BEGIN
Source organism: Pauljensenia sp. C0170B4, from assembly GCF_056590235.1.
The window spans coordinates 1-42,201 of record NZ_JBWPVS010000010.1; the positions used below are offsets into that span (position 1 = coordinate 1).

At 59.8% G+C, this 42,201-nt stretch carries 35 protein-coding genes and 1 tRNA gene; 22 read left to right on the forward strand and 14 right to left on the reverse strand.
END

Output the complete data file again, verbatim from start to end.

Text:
Source organism: Pauljensenia sp. C0170B4, from assembly GCF_056590235.1.
The window spans coordinates 1-42,201 of record NZ_JBWPVS010000010.1; the positions used below are offsets into that span (position 1 = coordinate 1).

At 59.8% G+C, this 42,201-nt stretch carries 35 protein-coding genes and 1 tRNA gene; 22 read left to right on the forward strand and 14 right to left on the reverse strand.